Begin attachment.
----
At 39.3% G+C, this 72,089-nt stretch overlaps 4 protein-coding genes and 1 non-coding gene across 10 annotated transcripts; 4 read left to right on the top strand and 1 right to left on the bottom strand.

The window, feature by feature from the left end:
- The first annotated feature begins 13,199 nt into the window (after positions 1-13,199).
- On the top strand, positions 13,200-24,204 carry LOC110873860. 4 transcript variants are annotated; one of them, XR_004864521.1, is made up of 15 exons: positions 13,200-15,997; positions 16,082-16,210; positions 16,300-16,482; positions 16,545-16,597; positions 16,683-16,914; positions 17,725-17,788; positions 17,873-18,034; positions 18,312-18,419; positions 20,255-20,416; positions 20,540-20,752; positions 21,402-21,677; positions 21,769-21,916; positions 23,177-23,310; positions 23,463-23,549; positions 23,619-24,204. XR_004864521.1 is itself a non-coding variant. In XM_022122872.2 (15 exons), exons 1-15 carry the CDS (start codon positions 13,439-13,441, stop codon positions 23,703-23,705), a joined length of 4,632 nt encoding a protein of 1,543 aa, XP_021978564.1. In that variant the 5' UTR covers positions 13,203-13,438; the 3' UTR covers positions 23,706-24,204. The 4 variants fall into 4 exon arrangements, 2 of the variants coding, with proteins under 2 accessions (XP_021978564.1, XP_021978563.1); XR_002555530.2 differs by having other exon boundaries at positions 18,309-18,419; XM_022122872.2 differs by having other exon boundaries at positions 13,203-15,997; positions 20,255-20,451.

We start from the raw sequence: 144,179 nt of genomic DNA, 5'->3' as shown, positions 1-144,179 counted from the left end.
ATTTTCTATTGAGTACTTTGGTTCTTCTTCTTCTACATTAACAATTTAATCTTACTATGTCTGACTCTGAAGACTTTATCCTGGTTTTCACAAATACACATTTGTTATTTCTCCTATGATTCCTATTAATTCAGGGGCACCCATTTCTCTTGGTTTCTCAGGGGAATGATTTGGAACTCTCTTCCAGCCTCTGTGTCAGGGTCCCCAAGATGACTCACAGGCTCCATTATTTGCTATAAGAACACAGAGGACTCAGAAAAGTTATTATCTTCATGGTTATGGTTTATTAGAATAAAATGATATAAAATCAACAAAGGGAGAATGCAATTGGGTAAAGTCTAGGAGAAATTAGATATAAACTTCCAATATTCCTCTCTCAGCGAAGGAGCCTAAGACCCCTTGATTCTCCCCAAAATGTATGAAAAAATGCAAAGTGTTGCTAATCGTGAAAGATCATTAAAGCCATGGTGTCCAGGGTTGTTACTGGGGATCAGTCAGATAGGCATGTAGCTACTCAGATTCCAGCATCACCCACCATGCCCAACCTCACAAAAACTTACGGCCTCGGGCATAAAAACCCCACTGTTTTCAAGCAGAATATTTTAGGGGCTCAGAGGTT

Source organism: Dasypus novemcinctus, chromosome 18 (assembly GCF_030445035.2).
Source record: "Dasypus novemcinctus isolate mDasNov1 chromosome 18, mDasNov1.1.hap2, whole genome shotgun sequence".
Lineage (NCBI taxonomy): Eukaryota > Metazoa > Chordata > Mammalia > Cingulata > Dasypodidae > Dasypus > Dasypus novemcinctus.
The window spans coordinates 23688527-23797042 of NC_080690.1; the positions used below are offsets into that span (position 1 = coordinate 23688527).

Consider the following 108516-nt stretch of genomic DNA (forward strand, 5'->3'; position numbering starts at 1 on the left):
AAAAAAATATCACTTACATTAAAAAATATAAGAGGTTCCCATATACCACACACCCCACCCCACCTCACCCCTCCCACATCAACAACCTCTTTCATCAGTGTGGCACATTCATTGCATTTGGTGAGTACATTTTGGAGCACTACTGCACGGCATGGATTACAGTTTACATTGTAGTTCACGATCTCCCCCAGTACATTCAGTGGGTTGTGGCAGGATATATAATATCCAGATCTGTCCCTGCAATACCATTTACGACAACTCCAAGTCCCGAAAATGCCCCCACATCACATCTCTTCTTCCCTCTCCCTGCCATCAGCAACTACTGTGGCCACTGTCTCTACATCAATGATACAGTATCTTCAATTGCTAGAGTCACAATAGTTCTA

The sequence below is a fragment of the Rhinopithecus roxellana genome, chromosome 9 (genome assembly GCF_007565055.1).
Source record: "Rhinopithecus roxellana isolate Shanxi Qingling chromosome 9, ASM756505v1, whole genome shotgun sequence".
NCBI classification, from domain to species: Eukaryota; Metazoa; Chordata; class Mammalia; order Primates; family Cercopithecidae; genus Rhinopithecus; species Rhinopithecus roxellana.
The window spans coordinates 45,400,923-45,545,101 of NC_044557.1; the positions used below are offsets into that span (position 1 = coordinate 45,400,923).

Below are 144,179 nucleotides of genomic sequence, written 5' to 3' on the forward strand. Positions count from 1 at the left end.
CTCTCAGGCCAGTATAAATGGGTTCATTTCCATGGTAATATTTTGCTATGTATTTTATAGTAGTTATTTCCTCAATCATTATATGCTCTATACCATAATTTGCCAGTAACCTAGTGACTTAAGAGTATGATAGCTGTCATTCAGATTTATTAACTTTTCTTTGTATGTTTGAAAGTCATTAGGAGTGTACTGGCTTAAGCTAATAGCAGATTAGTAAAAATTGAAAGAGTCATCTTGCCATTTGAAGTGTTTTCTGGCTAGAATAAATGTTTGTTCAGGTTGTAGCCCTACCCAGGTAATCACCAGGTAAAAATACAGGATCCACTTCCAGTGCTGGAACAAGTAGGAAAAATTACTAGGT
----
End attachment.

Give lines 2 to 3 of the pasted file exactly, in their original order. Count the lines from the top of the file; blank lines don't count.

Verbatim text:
The window, feature by feature from the left end:
- The first annotated feature begins 13,199 nt into the window (after positions 1-13,199).